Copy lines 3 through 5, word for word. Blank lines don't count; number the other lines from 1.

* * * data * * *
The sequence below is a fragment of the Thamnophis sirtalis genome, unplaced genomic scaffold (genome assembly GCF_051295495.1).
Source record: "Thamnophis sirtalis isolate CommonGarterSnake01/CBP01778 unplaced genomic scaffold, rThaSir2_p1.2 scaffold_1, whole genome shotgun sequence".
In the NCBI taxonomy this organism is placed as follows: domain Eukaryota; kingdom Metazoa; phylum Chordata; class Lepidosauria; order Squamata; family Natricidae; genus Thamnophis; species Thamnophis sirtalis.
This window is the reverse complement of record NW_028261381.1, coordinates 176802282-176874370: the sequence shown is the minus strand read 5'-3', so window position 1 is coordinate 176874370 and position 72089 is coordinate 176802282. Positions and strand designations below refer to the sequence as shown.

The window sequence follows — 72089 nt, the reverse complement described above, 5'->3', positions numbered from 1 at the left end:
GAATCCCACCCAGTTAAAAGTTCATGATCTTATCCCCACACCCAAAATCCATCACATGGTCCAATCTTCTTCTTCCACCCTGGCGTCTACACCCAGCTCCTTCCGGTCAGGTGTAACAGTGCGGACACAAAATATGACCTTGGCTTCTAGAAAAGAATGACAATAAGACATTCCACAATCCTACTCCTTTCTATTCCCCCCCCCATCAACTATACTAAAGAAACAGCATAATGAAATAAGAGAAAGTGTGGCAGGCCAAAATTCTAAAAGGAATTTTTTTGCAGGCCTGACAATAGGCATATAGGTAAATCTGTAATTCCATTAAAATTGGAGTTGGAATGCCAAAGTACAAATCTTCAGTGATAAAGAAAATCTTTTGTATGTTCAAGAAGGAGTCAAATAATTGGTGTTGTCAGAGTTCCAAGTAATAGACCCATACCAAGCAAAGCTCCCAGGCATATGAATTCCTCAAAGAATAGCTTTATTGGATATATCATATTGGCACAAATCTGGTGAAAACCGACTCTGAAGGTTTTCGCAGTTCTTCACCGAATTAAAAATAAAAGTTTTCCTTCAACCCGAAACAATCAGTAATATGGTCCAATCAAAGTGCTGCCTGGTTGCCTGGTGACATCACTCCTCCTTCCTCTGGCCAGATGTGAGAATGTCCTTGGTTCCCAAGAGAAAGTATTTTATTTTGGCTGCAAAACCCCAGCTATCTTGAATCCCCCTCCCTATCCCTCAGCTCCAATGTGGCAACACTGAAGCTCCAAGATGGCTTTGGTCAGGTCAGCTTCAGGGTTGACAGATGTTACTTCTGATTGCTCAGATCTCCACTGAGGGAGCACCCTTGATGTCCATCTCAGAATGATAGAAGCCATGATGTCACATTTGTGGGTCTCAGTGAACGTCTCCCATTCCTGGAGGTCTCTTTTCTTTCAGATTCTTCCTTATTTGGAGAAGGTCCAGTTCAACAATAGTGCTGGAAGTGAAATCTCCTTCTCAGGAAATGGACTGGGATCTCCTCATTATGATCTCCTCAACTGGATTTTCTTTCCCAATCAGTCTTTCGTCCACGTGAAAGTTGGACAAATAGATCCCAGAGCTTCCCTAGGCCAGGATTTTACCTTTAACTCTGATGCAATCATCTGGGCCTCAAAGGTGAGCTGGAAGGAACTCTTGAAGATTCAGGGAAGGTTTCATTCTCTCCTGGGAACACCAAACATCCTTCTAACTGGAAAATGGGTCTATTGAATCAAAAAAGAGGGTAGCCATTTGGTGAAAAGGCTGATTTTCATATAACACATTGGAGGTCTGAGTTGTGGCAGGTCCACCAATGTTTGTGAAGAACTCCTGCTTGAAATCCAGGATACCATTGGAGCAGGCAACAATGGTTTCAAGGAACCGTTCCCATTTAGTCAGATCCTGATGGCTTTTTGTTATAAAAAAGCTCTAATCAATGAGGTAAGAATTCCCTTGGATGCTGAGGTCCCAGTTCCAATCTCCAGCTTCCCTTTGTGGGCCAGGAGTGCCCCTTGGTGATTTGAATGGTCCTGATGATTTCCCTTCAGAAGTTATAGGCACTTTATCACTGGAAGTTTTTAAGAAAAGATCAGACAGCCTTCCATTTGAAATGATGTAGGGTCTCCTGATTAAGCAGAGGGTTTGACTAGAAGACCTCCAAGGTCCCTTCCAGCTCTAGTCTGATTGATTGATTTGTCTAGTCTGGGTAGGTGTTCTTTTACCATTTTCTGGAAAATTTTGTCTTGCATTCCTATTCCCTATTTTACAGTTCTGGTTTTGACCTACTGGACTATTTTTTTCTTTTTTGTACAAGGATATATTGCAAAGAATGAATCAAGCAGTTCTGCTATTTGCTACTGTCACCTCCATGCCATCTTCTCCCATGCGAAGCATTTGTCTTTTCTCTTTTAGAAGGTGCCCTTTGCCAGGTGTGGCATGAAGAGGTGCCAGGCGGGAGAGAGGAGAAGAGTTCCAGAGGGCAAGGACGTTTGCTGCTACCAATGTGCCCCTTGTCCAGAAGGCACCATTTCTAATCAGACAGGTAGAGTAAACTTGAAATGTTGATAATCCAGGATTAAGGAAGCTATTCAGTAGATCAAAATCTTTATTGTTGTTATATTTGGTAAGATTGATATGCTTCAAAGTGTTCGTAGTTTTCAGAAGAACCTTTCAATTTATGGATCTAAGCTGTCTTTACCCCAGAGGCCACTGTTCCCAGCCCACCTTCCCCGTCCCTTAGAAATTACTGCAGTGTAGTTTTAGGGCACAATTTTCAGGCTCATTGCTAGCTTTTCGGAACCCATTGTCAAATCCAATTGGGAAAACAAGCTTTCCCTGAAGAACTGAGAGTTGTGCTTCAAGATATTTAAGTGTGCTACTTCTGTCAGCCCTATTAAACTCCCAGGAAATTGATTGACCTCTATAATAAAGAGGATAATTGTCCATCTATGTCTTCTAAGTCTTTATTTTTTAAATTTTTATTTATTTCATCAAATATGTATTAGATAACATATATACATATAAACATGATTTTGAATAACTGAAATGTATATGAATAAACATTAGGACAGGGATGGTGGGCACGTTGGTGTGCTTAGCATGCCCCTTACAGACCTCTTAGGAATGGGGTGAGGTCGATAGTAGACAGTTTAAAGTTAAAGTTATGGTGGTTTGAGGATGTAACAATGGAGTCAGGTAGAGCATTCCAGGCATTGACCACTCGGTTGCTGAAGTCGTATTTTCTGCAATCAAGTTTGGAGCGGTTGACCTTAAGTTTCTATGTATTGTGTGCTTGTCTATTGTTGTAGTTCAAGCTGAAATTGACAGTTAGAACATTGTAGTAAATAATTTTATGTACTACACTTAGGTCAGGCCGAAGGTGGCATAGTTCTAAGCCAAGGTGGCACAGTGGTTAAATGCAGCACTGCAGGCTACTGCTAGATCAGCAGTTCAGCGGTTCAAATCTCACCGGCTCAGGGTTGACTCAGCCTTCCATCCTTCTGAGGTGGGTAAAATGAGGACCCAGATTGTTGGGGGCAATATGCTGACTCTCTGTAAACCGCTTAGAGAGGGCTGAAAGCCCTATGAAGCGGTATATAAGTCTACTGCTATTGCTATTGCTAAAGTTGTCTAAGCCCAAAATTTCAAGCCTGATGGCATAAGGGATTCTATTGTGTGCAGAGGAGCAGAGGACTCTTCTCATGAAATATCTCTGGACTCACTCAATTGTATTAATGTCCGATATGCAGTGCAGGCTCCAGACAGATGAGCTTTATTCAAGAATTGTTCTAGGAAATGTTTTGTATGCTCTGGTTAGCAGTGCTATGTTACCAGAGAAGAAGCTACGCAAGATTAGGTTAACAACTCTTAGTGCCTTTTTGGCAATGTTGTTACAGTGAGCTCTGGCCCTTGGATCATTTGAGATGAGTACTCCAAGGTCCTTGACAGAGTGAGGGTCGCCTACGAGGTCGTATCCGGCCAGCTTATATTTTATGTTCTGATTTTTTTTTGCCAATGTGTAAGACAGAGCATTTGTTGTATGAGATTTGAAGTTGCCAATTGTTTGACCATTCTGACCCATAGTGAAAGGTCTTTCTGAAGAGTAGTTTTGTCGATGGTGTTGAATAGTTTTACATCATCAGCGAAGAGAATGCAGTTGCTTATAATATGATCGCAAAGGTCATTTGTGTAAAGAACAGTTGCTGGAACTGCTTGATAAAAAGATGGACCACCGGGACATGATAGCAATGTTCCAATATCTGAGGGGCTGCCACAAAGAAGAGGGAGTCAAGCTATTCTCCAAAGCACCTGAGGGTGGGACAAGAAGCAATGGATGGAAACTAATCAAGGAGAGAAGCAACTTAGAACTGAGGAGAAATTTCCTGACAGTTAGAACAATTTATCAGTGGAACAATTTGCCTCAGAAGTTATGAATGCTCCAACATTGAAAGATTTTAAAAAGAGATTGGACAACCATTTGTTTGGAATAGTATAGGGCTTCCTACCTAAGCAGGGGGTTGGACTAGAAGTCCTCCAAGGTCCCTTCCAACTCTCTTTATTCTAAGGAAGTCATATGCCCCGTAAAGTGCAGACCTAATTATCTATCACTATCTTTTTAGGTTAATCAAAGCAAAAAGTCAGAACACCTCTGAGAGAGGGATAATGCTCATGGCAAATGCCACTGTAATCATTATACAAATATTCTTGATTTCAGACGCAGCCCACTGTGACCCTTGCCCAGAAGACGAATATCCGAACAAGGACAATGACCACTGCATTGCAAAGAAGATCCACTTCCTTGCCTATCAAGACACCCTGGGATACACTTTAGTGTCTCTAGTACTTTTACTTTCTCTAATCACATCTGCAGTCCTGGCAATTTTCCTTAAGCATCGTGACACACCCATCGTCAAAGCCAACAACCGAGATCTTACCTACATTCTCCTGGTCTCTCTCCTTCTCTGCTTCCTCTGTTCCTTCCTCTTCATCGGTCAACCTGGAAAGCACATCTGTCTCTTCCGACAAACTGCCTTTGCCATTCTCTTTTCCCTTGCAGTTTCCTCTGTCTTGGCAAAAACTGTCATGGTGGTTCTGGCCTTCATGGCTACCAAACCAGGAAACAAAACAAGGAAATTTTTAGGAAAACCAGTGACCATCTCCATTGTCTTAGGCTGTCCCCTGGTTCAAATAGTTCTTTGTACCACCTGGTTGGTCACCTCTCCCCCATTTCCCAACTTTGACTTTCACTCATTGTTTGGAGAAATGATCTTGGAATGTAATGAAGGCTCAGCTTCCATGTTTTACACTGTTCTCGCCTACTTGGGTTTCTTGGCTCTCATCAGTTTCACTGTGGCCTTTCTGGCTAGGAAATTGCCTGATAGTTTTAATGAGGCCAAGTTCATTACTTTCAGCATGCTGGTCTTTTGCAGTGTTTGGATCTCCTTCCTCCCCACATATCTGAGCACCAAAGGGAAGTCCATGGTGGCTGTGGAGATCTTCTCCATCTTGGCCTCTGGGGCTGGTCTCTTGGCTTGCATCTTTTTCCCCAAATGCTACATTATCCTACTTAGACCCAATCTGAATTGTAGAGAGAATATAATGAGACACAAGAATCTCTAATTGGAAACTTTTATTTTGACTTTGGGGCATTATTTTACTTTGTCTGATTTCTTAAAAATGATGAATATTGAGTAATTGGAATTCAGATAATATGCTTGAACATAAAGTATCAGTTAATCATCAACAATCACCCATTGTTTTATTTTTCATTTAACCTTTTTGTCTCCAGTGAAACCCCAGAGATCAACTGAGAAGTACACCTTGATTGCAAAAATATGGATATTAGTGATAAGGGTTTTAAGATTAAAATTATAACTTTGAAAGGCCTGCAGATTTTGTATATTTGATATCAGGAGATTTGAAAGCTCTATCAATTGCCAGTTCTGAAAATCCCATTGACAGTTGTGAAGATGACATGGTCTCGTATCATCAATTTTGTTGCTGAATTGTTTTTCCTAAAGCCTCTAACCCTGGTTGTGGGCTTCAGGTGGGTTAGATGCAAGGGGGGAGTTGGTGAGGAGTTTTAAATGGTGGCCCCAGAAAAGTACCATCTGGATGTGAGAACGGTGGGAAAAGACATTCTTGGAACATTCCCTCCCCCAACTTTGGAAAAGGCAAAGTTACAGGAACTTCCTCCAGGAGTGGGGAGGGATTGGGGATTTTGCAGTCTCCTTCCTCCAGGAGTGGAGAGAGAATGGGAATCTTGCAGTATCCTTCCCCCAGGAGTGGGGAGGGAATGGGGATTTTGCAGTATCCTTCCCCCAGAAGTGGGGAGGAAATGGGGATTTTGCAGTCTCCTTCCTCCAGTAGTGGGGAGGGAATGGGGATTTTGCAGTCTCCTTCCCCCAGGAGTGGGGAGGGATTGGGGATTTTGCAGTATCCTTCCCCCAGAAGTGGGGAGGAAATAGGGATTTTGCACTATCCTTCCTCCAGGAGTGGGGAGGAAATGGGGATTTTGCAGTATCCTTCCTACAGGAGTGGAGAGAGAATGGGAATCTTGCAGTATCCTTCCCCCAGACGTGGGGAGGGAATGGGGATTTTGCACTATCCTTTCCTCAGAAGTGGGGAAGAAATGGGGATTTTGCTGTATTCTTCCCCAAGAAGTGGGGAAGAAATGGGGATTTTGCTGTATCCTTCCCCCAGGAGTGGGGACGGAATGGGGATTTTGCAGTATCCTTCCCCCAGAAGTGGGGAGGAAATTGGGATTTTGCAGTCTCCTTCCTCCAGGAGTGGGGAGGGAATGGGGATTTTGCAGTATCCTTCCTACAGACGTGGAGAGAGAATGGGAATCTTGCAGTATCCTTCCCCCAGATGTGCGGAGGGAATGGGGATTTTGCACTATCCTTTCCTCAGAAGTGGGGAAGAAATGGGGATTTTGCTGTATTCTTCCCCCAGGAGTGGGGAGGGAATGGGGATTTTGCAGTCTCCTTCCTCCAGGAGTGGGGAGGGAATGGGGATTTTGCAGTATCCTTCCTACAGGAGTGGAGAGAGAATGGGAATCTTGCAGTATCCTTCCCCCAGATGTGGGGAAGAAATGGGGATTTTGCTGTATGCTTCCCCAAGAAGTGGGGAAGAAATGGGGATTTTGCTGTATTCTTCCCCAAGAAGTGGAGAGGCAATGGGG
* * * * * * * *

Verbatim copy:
In the NCBI taxonomy this organism is placed as follows: domain Eukaryota; kingdom Metazoa; phylum Chordata; class Lepidosauria; order Squamata; family Natricidae; genus Thamnophis; species Thamnophis sirtalis.
This window is the reverse complement of record NW_028261381.1, coordinates 176802282-176874370: the sequence shown is the minus strand read 5'-3', so window position 1 is coordinate 176874370 and position 72089 is coordinate 176802282. Positions and strand designations below refer to the sequence as shown.

The window sequence follows — 72089 nt, the reverse complement described above, 5'->3', positions numbered from 1 at the left end: